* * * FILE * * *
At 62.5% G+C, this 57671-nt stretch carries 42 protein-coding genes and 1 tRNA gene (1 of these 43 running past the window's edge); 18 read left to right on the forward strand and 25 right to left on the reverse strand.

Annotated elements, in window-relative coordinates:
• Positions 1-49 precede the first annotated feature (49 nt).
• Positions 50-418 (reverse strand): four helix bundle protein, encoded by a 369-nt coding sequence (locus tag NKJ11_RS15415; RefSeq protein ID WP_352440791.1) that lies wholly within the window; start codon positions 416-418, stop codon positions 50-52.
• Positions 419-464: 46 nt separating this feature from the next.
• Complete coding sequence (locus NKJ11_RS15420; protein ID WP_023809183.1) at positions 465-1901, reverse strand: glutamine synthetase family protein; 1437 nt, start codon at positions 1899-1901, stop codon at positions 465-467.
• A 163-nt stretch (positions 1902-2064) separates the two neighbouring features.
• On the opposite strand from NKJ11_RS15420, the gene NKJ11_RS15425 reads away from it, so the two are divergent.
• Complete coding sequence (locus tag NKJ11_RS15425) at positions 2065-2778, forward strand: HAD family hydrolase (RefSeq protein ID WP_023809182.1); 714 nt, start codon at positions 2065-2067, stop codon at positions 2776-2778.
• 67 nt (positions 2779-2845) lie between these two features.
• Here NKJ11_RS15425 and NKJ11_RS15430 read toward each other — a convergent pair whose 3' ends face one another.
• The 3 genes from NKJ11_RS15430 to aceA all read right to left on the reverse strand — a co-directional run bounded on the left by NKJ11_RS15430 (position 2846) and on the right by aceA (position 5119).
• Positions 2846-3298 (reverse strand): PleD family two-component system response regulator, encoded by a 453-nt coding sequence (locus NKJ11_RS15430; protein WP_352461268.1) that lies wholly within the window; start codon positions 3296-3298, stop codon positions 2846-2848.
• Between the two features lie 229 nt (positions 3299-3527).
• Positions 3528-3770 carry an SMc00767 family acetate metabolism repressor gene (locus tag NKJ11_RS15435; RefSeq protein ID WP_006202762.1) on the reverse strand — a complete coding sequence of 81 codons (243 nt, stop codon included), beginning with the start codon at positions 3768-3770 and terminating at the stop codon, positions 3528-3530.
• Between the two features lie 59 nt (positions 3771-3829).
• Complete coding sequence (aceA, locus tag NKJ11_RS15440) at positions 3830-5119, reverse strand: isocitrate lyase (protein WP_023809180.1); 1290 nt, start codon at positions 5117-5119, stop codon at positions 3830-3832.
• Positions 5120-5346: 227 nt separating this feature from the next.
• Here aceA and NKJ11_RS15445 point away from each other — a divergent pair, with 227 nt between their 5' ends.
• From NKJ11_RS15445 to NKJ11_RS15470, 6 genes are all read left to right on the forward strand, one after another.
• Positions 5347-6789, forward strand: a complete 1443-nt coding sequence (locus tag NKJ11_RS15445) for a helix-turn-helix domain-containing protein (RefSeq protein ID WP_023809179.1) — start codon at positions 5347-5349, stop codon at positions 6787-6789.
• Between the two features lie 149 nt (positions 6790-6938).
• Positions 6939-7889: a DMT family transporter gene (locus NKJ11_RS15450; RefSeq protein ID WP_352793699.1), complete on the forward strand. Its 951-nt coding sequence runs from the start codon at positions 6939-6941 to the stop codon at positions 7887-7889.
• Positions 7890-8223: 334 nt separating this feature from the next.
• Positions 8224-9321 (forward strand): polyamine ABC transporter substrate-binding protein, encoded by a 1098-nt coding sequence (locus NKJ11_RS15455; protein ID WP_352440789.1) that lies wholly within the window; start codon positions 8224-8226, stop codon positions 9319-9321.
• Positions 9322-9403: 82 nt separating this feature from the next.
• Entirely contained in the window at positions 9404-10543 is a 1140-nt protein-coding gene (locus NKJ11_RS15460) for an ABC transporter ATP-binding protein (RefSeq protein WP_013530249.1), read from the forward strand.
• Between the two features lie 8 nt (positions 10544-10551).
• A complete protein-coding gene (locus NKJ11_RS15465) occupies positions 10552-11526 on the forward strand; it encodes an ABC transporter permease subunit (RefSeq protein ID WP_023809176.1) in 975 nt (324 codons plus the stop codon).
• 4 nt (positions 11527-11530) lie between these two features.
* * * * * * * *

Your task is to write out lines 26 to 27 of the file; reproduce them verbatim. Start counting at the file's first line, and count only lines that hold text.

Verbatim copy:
• Positions 9322-9403: 82 nt separating this feature from the next.
• Entirely contained in the window at positions 9404-10543 is a 1140-nt protein-coding gene (locus NKJ11_RS15460) for an ABC transporter ATP-binding protein (RefSeq protein WP_013530249.1), read from the forward strand.